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The National Institute of Mental Health archives materials that are over 4 years old and no longer being updated. The content on this page is provided for historical reference purposes only and may not reflect current knowledge or information.

NIMH Twitter Chat on Seasonal Affective Disorder

Live Chat


NIMH Twitter Chat

Every November, daylight saving time ends in most of the U.S., and we have to set our clocks back one hour. Although this time change allows for brighter mornings as the days get shorter, it also means it starts to get dark around the time many of us get off work.

When there are fewer hours of sunlight, some people experience a serious mood change during the winter months. This condition is called seasonal affective disorder, or SAD. SAD is a type of depression, in some cases the depressed phase of bipolar disorder. Symptoms of SAD include: irritability, fatigue, social withdrawal, oversleeping, weight gain, feelings of hopelessness, and thoughts of suicide. SAD affects many people in northern latitudes in winter, especially young women, and is usually treated with bright light in the morning.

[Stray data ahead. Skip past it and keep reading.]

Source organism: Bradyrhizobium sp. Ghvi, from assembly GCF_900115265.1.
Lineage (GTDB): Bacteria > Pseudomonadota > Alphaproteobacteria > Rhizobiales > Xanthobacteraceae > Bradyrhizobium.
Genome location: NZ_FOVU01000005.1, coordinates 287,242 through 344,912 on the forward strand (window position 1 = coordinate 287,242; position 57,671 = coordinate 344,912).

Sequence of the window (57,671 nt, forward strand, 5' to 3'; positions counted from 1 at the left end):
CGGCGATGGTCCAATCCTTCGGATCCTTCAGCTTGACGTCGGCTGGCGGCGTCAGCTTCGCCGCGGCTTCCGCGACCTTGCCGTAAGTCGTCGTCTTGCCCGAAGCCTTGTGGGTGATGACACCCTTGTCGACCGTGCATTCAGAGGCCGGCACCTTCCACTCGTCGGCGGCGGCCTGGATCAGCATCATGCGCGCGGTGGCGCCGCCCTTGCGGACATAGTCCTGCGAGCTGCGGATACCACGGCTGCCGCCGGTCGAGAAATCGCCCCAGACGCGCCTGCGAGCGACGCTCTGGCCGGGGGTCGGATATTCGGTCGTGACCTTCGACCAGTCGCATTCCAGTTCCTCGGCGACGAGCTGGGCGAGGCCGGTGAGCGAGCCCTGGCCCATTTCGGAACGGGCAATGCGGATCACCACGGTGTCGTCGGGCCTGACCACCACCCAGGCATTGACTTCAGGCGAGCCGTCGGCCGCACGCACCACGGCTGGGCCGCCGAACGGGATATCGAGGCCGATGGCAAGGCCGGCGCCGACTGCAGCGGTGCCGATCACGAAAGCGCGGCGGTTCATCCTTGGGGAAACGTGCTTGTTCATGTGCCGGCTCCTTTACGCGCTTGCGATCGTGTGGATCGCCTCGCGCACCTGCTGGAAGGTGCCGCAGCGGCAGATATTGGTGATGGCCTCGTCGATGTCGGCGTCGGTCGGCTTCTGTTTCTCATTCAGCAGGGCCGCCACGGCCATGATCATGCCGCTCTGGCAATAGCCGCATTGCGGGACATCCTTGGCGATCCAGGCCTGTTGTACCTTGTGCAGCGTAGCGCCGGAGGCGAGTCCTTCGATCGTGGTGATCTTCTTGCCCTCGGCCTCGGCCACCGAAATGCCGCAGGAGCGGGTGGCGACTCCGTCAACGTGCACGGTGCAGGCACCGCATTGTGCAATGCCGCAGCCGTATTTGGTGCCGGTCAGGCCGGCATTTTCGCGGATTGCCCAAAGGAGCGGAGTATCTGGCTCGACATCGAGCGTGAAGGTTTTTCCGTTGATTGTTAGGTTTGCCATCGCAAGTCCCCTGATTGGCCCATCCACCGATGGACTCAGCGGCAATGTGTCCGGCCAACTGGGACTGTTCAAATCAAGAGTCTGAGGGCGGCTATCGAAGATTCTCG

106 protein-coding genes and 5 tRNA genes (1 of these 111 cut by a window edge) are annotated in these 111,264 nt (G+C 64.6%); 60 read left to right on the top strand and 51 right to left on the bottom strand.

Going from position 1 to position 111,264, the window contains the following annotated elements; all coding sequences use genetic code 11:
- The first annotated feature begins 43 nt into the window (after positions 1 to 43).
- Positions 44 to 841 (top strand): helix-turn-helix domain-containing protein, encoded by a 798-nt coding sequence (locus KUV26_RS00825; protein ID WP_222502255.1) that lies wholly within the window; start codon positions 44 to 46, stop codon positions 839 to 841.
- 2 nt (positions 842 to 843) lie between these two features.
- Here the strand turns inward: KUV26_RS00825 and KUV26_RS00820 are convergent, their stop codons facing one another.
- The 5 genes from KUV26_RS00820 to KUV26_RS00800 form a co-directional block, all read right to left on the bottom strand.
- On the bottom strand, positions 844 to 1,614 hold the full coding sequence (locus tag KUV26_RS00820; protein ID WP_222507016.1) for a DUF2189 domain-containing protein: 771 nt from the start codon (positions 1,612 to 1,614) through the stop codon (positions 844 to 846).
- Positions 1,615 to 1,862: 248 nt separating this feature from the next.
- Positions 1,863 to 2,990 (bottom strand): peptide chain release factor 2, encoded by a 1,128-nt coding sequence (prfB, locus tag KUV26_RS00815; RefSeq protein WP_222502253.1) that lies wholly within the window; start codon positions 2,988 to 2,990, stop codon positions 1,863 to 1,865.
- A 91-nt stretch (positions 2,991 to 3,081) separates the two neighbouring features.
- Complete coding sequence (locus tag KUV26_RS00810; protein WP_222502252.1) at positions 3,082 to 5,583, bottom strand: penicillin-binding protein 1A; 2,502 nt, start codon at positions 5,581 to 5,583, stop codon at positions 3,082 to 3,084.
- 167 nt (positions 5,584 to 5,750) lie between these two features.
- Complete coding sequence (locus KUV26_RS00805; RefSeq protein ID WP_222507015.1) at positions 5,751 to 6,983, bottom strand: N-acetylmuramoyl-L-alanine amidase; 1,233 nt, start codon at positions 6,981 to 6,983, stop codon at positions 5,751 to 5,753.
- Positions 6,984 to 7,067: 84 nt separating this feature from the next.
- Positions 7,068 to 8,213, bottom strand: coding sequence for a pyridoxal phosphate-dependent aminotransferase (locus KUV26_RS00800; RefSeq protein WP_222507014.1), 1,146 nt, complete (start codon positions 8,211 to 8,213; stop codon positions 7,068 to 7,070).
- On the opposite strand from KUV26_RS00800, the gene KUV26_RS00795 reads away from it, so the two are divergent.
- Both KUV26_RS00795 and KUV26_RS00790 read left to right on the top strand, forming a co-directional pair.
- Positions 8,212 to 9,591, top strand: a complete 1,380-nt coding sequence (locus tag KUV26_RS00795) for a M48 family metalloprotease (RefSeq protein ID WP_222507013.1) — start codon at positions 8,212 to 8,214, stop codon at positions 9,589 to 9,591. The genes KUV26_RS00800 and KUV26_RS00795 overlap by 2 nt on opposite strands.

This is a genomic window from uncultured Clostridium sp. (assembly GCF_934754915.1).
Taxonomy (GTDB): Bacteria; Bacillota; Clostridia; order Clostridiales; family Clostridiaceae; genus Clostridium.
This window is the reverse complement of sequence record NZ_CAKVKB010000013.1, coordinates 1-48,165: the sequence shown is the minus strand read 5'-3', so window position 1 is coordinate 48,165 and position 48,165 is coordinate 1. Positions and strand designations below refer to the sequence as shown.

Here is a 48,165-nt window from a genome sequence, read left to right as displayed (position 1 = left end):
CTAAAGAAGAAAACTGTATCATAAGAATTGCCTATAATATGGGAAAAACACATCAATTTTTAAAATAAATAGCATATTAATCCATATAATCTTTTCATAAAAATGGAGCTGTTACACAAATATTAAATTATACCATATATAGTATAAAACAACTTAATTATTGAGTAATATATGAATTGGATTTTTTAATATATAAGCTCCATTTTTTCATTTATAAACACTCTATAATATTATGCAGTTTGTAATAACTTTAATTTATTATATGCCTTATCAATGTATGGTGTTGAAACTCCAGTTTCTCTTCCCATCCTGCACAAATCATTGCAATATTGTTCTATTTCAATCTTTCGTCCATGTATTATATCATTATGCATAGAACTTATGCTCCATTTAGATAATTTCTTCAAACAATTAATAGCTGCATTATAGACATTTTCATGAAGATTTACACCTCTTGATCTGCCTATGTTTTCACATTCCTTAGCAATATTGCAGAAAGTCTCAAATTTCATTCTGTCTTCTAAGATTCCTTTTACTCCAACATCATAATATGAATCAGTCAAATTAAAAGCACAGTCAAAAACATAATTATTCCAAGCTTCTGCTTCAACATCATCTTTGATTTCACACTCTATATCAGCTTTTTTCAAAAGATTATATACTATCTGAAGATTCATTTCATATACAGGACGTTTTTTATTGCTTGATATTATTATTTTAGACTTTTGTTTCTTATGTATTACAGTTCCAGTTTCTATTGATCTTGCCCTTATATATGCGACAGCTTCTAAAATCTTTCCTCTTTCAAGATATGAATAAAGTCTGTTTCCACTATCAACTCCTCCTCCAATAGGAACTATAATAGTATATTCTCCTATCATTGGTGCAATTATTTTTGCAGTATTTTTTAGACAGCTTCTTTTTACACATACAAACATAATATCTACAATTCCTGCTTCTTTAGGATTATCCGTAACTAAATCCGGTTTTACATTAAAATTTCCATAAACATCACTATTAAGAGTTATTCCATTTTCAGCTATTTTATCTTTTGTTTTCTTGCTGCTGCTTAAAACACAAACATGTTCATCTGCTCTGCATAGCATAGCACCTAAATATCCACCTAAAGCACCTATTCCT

To learn more about SAD and possible treatments, please join the National Institute of Mental Health (NIMH) for a Twitter chat on Thursday, November 13, 2014, from 1 p.m. to 2 p.m. EST. NIMH expert Matthew Rudorfer, M.D., chief of the Somatic Treatments Program, will be answering your questions related to SAD.

Please use the hashtag #NIMHchats  to follow and participate in the conversation on SAD. To ask questions, you must have a Twitter account. If you prefer to simply observe the chat taking place, you may do so at and view the conversation in real-time. An archive of the chat will be posted on NIMH’s website following the event.

If you have any questions, please email See you on Twitter!